Three new amphibian species for Wooster Memorial Park!

Since 2005, I have been formally cataloguing the amphibians and reptiles of Wooster Memorial Park (Wayne Co., Ohio). As of the spring of 2022, I was aware of seven species of salamanders, five species of frogs, six snakes and two turtles that occur at the park. In the last ten years, I have only added one or two to that list and figured I had probably found most of what was out there. Then came 2022, which was a banner year for amphibian discoveries. In early October, I found not one, but two new salamanders in the park: (the four-toed salamander, Hemidactylium scutatum) and the smallmouth salamander (Ambystoma texanum, thanks to Caileigh Briggs for finding and photographing this one!). I was still basking in the glow of those discoveries when in late October, I found a pickerel frog (Lithobates palustris) in one of the narrow ravines found throughout the park.

So, a new frog was added to the park to the park list as well. So that puts the official list at: nine salamanders, six frogs, six snakes and two turtles (23 species of amphibians and reptiles total). Not bad! Who knows what else is out there? I guess you just have to keep looking!

Poster Presentation at Evolution 2022

David Raines (’15) and I co-authored a poster entitled “Does past reproductive success influence subsequent reproductive performance?” at the recent Evolution conference in Cleveland, Ohio. This poster summarizes our work on female mate choice in the Tobago glass frog. For a digital copy of the poster, see here.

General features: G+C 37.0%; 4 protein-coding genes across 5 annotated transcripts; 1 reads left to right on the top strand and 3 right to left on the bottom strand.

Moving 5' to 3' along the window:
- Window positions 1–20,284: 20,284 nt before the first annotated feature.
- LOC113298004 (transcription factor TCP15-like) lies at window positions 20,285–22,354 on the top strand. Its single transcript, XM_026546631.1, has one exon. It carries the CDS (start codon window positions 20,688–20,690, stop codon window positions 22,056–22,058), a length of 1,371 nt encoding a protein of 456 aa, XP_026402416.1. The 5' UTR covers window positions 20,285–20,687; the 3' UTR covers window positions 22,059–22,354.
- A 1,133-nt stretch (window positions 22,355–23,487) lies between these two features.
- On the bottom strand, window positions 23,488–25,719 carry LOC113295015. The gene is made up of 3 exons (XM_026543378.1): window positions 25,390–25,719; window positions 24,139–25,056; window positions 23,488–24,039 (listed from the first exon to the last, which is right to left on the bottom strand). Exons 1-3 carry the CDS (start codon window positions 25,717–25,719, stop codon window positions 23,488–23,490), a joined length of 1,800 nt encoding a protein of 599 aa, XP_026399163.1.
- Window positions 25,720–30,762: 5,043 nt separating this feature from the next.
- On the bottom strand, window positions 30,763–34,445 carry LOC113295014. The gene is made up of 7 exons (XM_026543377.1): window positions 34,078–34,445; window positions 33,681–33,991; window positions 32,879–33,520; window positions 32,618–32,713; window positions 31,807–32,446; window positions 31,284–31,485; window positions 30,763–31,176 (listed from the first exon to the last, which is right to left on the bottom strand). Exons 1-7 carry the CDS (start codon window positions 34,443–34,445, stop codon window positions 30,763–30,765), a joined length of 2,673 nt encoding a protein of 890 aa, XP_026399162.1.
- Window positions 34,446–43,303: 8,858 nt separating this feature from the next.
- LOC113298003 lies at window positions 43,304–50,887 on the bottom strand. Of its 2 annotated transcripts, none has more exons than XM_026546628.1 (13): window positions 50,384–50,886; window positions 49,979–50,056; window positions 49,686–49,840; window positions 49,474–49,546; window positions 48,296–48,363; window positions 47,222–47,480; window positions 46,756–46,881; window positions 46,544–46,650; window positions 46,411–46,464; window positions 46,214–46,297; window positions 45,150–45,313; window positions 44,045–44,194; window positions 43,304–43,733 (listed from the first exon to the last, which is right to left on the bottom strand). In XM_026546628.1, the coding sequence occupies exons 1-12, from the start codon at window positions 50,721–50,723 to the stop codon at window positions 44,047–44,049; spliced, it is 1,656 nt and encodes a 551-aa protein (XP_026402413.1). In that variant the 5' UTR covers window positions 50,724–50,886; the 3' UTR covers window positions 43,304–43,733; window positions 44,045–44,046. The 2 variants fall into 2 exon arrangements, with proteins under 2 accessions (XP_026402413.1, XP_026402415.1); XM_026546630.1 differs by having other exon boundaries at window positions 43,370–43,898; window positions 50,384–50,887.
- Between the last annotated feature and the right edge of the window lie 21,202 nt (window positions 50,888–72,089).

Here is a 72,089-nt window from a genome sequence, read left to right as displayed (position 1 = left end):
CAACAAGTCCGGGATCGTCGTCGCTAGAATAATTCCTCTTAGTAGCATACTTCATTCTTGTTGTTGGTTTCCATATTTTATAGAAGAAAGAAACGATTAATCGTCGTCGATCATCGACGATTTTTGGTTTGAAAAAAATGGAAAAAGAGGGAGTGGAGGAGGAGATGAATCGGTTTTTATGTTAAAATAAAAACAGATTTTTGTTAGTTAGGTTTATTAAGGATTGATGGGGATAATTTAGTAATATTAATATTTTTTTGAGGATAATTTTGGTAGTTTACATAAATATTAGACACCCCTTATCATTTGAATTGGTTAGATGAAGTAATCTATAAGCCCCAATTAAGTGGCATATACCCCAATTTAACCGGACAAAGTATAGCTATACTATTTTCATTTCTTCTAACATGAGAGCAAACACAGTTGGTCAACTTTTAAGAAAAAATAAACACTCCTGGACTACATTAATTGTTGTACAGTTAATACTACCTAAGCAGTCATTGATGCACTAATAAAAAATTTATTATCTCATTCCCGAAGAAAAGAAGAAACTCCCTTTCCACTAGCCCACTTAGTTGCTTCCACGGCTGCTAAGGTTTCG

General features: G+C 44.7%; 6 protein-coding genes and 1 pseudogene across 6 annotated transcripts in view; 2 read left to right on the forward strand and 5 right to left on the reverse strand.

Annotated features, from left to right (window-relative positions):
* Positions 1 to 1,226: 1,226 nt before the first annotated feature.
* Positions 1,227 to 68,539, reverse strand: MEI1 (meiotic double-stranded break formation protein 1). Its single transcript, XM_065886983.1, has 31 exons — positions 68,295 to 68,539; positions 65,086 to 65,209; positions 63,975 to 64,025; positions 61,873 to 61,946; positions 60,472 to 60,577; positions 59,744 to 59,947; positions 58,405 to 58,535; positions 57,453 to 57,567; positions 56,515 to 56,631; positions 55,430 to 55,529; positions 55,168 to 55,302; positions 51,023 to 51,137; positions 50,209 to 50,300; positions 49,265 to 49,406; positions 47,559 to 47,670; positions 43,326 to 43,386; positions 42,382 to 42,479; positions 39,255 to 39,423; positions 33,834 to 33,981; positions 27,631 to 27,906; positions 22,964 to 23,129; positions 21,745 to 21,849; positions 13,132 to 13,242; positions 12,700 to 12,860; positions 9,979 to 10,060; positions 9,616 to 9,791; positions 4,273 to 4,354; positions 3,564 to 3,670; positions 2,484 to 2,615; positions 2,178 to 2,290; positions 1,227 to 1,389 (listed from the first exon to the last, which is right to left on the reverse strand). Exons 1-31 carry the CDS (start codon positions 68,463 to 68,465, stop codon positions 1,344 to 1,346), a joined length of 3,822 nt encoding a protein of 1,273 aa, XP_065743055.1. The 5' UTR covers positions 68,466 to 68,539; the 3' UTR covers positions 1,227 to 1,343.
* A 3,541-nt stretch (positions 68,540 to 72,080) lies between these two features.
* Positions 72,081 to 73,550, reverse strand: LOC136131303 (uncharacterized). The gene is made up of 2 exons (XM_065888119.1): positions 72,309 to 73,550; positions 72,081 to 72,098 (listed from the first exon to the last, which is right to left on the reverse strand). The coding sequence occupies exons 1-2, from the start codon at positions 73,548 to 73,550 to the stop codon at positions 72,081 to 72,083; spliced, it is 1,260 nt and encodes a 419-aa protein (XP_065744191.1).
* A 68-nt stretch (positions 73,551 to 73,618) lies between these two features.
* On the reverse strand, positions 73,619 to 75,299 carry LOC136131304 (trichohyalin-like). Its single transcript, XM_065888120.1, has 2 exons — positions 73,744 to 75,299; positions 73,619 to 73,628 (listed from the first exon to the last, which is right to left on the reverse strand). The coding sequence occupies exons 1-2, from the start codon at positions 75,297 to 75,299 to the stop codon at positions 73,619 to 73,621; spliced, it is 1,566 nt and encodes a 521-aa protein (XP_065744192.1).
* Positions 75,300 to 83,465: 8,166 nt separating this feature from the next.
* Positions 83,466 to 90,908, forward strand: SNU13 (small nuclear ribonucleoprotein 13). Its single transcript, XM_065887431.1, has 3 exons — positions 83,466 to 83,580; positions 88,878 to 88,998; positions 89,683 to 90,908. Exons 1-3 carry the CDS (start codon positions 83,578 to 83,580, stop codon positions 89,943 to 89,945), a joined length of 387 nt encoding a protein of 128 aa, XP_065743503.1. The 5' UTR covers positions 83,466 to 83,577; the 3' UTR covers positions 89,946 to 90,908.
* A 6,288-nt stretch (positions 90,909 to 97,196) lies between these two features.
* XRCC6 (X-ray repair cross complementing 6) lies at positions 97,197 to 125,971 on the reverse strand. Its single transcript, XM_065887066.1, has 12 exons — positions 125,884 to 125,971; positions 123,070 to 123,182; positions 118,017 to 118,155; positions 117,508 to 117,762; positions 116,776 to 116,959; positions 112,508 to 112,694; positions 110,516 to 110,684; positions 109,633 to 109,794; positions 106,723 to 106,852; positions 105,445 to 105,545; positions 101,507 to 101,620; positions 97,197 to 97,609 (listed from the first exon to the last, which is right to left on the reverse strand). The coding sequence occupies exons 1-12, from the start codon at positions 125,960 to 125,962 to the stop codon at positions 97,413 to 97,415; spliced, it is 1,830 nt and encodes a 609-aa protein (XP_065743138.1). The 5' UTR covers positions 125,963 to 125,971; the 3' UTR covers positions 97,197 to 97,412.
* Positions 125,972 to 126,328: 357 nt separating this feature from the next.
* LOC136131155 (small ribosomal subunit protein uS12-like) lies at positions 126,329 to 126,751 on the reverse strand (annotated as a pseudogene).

Frog Babies Help Me Through the Day

This morning a new strawberry poison dart frog metamorph made its first appearance. Brightened what had been a bit of a gloomy day. Welcome to this thing called life, little one.

Strawberry poison dart frog metamorph
Strawberry poison dart frog metamorph

2021 Cricket Frog Survey Data in the Books!

Back in June, Dr. Katherine Krynak (Ohio Northern University), John McCall (Michigan Tech. University) and I completed our fifth year of field surveys for Blanchard’s cricket frog, with the help of three awesome student assistants. We have been doing listening surveys for this species at 102 sites in northwestern Ohio since 2017, which builds on a five year data set from the same sites from 2004-2008. This year was a relatively good year for cricket frogs, with at least a third of the sites occupied.  Keep your eyes open for a forthcoming analysis of these survey data!

Blue skies in northwestern Ohio
Blue skies and cornfields in northwestern Ohio